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18-year-old shot at courthouse in Maniwaki, Que., is in a coma: mother

The 18-year-old man who was shot and seriously injured at the Maniwaki courthouse yesterday is currently in a coma, according to his mother.

Warning: This story contains images, language and details that may be disturbing

Quebec's police watchdog is investigating a shooting at the courthouse in Maniwaki, Que., in which an 18-year-old man was seriously injured. The video has been blurred by CBC News. 2:06

The 18-year-old man who was shot and seriously injured at the Maniwaki courthouse yesterday is currently in a coma, according to his mother. 

The woman cannot be identified in order to protect the identity of her son, who was at the courthouse to be sentenced on a charge under the Youth Criminal Justice Act. She spoke to CBC News from Hull Hospital in Gatineau, Que. 

She said her son had just received a six-month sentence and was waiting to be transferred to jail when the scuffle broke out. Her son wanted a smoke break, she said, but was told he couldn't take one because he had been remanded into custody. 

Quebec's police watchdog, the Bureau des Enquêtes Indépendantes (BEI), said the 18-year-old took a baton off the special constable during the altercation and began hitting him with it. 

The special constable then fired his gun, shooting the man in the head, according to a BEI news release. 

An 18-year-old man was seriously injured after being shot during an altercation at the Maniwaki courthouse on Wednesday. (Supplied by teen's family)

The bullet entered the man's skull near his nose and is currently lodged in the side of his neck, his mother said. 

The special constable was also injured, according to a spokesperson for Quebec's provincial police. He was taken to hospital but has since been released, according to the head of the Quebec special constables' union. 

Thursday morning, a woman outside the courthouse said her son saw the scuffle and the aftermath of the shooting.

CBC News is not using her name because it could identify her 17-year-old son, whose identity is protected under the Youth Criminal Justice Act.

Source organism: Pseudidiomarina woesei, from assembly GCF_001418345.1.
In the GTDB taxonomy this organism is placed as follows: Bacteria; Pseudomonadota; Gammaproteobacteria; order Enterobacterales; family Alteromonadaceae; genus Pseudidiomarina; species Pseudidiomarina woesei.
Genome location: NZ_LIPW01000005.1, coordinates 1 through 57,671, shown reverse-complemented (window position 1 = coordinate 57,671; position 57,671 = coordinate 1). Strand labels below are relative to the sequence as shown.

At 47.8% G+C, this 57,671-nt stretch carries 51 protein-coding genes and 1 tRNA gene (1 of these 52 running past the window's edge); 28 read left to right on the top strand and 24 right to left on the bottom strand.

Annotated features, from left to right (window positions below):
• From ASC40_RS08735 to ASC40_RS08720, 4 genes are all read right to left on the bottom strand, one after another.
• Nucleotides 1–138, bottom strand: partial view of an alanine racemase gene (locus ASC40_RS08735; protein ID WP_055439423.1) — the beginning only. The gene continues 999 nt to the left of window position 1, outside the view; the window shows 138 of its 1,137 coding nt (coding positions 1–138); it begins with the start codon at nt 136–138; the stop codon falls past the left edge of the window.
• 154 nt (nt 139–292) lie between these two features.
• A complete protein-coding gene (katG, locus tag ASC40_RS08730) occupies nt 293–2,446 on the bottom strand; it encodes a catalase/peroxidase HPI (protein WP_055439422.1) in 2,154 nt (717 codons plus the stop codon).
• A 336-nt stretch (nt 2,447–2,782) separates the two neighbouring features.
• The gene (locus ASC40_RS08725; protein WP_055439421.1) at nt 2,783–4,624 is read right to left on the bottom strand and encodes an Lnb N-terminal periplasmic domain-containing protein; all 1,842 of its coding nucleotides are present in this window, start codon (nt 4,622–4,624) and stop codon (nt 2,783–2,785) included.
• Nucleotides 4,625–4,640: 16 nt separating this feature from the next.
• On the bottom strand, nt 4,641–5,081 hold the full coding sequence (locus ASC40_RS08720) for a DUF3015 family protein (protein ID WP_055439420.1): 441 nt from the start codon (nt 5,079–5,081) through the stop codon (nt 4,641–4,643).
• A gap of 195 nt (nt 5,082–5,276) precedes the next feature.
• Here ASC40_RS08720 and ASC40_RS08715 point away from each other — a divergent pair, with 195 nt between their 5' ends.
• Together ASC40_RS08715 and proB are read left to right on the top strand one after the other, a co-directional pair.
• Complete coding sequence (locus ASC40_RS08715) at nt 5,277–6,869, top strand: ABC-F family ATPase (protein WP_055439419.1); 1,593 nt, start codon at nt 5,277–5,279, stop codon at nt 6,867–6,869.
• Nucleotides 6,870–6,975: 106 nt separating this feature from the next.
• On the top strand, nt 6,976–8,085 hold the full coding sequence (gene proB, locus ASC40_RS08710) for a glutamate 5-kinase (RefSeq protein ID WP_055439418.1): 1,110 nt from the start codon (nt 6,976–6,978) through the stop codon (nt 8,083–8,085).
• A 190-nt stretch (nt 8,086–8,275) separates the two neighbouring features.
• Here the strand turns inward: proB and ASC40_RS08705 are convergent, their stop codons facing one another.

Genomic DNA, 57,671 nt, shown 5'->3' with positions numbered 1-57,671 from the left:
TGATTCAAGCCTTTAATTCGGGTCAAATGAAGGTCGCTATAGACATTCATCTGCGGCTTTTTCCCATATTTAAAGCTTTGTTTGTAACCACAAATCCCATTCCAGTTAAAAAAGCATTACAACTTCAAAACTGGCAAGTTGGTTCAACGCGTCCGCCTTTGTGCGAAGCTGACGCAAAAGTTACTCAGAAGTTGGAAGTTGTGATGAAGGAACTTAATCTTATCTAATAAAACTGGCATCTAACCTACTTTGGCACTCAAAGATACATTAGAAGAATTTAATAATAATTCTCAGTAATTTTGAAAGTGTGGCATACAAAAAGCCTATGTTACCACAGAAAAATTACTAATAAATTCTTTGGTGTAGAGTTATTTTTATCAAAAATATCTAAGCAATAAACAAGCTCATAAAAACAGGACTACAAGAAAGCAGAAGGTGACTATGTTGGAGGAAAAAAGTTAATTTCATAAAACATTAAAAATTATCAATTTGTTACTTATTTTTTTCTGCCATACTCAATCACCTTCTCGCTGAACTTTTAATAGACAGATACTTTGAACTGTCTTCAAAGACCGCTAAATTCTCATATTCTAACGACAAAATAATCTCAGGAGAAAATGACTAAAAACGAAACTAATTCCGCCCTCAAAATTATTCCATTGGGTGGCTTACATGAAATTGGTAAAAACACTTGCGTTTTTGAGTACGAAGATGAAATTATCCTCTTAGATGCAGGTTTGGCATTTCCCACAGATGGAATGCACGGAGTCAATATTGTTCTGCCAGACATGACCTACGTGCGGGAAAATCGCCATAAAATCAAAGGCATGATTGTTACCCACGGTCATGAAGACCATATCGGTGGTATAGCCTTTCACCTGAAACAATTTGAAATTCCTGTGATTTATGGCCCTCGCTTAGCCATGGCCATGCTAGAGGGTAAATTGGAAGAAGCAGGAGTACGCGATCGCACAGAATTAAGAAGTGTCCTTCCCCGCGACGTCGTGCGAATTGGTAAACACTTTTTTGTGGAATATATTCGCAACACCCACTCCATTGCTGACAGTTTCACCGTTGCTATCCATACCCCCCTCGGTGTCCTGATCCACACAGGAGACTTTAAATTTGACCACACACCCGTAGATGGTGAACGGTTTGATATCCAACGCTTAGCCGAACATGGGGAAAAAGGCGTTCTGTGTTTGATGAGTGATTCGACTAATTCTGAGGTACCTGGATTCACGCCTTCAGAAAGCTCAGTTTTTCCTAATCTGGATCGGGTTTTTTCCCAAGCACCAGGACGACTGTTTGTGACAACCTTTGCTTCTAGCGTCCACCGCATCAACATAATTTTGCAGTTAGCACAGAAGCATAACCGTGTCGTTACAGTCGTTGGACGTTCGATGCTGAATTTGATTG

"In the video clip I see and hear my son during the whole scuffle," she said.

"It was absolutely terrifying … When I talked to him last night you could hear the fear," she said. "As a mother you know when your child is scared."

Union head blames understaffing

In a news release Thursday, the president of the Quebec special constables' union Franck Perales said the organization has been arguing for years that more special constables should be stationed at courthouses.

Citing the shooting as an example, Perales said the lack of trained constables is putting the safety of both officers and the public at risk.  

Special constables are peace officers who work in courthouses and other government buildings. They're equipped with pepper spray, a firearm and a collapsible baton, Perales said, and handcuffs.

Maniwaki resident Pierre Lafond said he thinks special constables shouldn't be using guns.

"They should have Tasers and be prepared for stuff like that," he said. "Yesterday, you could tell they were not prepared."

The special constables do not carry Tasers. 

A video of the incident appears to show only one special constable in the room at the time, Perales said, with four other guards nearby. 

The union also said it will be pushing back against the use of private security guards in courthouses.

Previously, it launched a suit against Quebec's Ministry of Justice and Ministry of Public Security over the issue. Arguments are expected to be heard in court on Feb. 5. 

Perales said private security employees lack the training to handle situations like what occurred on Wednesday.